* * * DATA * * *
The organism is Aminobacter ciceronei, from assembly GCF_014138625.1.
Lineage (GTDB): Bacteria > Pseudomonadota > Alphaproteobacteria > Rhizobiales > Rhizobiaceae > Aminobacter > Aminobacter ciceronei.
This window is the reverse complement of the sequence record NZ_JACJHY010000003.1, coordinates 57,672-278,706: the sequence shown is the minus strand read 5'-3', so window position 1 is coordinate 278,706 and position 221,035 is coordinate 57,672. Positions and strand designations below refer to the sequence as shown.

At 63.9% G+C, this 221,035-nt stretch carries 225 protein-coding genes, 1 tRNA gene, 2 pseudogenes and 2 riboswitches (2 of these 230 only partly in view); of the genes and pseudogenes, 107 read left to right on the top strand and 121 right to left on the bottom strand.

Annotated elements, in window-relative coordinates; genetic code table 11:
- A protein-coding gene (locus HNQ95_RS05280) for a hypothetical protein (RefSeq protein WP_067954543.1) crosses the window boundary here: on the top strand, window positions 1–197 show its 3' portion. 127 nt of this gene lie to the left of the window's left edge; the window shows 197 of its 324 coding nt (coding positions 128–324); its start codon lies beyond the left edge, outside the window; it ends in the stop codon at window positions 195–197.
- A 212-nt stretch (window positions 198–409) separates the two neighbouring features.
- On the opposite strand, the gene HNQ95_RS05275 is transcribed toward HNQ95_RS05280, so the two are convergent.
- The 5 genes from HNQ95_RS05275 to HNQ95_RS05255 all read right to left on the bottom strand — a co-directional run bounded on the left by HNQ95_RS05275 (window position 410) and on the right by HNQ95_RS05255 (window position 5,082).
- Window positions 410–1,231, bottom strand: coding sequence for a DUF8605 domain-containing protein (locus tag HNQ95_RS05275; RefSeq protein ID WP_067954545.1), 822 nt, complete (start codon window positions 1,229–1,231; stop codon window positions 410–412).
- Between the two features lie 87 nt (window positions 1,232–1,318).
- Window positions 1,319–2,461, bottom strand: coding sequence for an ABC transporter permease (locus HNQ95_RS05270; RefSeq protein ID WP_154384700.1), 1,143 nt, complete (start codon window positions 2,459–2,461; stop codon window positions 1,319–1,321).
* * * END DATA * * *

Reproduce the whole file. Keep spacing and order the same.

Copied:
The organism is Aminobacter ciceronei, from assembly GCF_014138625.1.
Lineage (GTDB): Bacteria > Pseudomonadota > Alphaproteobacteria > Rhizobiales > Rhizobiaceae > Aminobacter > Aminobacter ciceronei.
This window is the reverse complement of the sequence record NZ_JACJHY010000003.1, coordinates 57,672-278,706: the sequence shown is the minus strand read 5'-3', so window position 1 is coordinate 278,706 and position 221,035 is coordinate 57,672. Positions and strand designations below refer to the sequence as shown.

At 63.9% G+C, this 221,035-nt stretch carries 225 protein-coding genes, 1 tRNA gene, 2 pseudogenes and 2 riboswitches (2 of these 230 only partly in view); of the genes and pseudogenes, 107 read left to right on the top strand and 121 right to left on the bottom strand.

Annotated elements, in window-relative coordinates; genetic code table 11:
- A protein-coding gene (locus HNQ95_RS05280) for a hypothetical protein (RefSeq protein WP_067954543.1) crosses the window boundary here: on the top strand, window positions 1–197 show its 3' portion. 127 nt of this gene lie to the left of the window's left edge; the window shows 197 of its 324 coding nt (coding positions 128–324); its start codon lies beyond the left edge, outside the window; it ends in the stop codon at window positions 195–197.
- A 212-nt stretch (window positions 198–409) separates the two neighbouring features.
- On the opposite strand, the gene HNQ95_RS05275 is transcribed toward HNQ95_RS05280, so the two are convergent.
- The 5 genes from HNQ95_RS05275 to HNQ95_RS05255 all read right to left on the bottom strand — a co-directional run bounded on the left by HNQ95_RS05275 (window position 410) and on the right by HNQ95_RS05255 (window position 5,082).
- Window positions 410–1,231, bottom strand: coding sequence for a DUF8605 domain-containing protein (locus tag HNQ95_RS05275; RefSeq protein ID WP_067954545.1), 822 nt, complete (start codon window positions 1,229–1,231; stop codon window positions 410–412).
- Between the two features lie 87 nt (window positions 1,232–1,318).
- Window positions 1,319–2,461, bottom strand: coding sequence for an ABC transporter permease (locus HNQ95_RS05270; RefSeq protein ID WP_154384700.1), 1,143 nt, complete (start codon window positions 2,459–2,461; stop codon window positions 1,319–1,321).